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Title: Toxicogenomics of synthetic and natural nanoparticles in the nematode C. elegans
Author: Polak, Natasa
ISNI:       0000 0004 5357 5617
Awarding Body: King's College London (University of London)
Current Institution: King's College London (University of London)
Date of Award: 2014
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Natural and synthetic nanoparticles (NP) are microscopic particles, which are characterized by their small size (< 0.1 μm). It is now well established that exposure to NPs can represent a serious risk to human health and the environment. To establish the modes of action of NP toxicity, this project utilizes the nematode Caenorhabditis elegans to conduct baseline studies to screen the toxicological effects (on life-history traits, fitness, and metabolism) of metal oxide based synthetic (30 nm ZnONPs), and naturally occurring (Carbon Black M120 and NIST 1648a) NPs. The results indicate that: 1) The Nanosight NTA technique is a suitable tool to evaluate particle aggregation in biological test media. 2) All tested particles exert a shared toxic response that is manifested by a decrease in reproductive potential. The toxic effects were dose responsive to ZnONPs exposure, but not to NIST and CB. 3) The DCFH-DA assay provided in vitro evidence of the oxidative potential of particles, as the intracellular total ROS levels were altered. 4) The whole genome, qPCR analyses, and microscopy provided evidence that the majority of transcripts involved in stress response pathways (e.g. sod family; cat-2,-3; hsp-16.1) did not alter or were only marginally affected by the particles. Nevertheless, the most profound effects were the down regulation of the ribosomal RNA transcript (rrn-3.1) with increasing NIST concentrations, and the induction of cep-1 gene (p53 human orthologous) with ZnONPs. 5) Finally, spectroscopic strategies identified the importance of metallochelators in the protection from ZnONP induced toxicity. Overall, the results of this study suggest that the use of sensitive nematode mutants combined with genomic tools represents a powerful approach to assess the physicochemical toxicity of different types of particles.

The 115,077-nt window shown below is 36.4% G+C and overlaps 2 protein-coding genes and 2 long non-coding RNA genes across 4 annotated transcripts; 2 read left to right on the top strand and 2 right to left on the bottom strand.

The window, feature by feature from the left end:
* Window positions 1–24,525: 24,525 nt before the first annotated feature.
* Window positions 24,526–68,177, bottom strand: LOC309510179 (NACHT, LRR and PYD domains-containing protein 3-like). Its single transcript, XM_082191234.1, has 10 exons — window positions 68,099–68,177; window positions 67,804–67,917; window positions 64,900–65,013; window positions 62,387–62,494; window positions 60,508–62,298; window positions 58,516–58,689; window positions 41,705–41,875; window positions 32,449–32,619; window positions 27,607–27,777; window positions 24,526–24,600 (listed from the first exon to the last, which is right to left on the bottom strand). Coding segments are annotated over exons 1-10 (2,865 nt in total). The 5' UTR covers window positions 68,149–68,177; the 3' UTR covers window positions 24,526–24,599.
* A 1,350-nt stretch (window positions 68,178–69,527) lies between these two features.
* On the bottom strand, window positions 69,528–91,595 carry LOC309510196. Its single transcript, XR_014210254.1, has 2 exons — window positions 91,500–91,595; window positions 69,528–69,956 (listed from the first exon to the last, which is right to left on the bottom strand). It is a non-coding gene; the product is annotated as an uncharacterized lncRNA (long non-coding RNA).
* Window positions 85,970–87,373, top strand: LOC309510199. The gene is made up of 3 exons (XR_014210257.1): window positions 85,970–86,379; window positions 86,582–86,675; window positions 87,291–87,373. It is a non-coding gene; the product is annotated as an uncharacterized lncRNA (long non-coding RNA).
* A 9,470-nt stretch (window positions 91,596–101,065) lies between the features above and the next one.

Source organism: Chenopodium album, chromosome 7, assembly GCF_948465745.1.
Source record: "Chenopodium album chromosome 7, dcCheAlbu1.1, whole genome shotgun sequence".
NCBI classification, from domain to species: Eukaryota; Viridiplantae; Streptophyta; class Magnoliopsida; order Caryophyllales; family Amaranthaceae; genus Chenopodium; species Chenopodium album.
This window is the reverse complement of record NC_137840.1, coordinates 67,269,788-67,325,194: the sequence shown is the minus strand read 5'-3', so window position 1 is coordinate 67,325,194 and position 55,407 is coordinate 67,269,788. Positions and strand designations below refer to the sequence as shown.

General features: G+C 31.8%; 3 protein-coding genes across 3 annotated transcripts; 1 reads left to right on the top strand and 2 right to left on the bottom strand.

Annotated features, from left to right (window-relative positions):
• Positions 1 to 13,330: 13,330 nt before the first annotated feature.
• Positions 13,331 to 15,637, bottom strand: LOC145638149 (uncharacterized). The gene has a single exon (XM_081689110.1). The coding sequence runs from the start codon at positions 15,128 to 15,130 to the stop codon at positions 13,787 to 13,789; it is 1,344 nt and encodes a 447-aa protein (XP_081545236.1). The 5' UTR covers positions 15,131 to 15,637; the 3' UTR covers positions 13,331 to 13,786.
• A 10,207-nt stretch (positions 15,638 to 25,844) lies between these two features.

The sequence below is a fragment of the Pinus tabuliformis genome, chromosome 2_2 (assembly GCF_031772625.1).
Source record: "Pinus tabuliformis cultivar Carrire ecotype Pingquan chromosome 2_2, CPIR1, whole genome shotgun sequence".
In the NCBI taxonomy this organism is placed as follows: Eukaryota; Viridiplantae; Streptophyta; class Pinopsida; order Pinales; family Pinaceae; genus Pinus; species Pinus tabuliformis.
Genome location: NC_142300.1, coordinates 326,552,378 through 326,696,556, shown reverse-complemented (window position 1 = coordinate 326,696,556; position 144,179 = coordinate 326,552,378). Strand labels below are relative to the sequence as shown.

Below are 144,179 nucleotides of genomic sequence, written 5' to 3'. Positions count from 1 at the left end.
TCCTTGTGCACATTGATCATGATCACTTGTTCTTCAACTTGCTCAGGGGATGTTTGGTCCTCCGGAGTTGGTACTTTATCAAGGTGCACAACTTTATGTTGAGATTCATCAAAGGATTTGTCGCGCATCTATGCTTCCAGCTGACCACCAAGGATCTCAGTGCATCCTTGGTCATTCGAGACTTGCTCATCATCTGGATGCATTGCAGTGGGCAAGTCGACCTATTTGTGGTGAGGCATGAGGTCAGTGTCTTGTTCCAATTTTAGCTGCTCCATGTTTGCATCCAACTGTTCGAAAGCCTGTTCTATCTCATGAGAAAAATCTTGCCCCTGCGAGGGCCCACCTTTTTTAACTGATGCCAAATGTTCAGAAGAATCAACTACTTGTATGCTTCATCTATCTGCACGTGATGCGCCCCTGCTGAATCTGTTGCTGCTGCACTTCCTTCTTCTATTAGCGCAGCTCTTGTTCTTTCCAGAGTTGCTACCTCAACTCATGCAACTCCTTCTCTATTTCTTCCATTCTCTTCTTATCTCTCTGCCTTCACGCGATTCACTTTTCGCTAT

Supervisor: Sturzenbaum, Stephen Richard; Kelly, Frank James Sponsor: Not available
Qualification Name: Thesis (Ph.D.) Qualification Level: Doctoral
EThOS ID:  DOI: Not available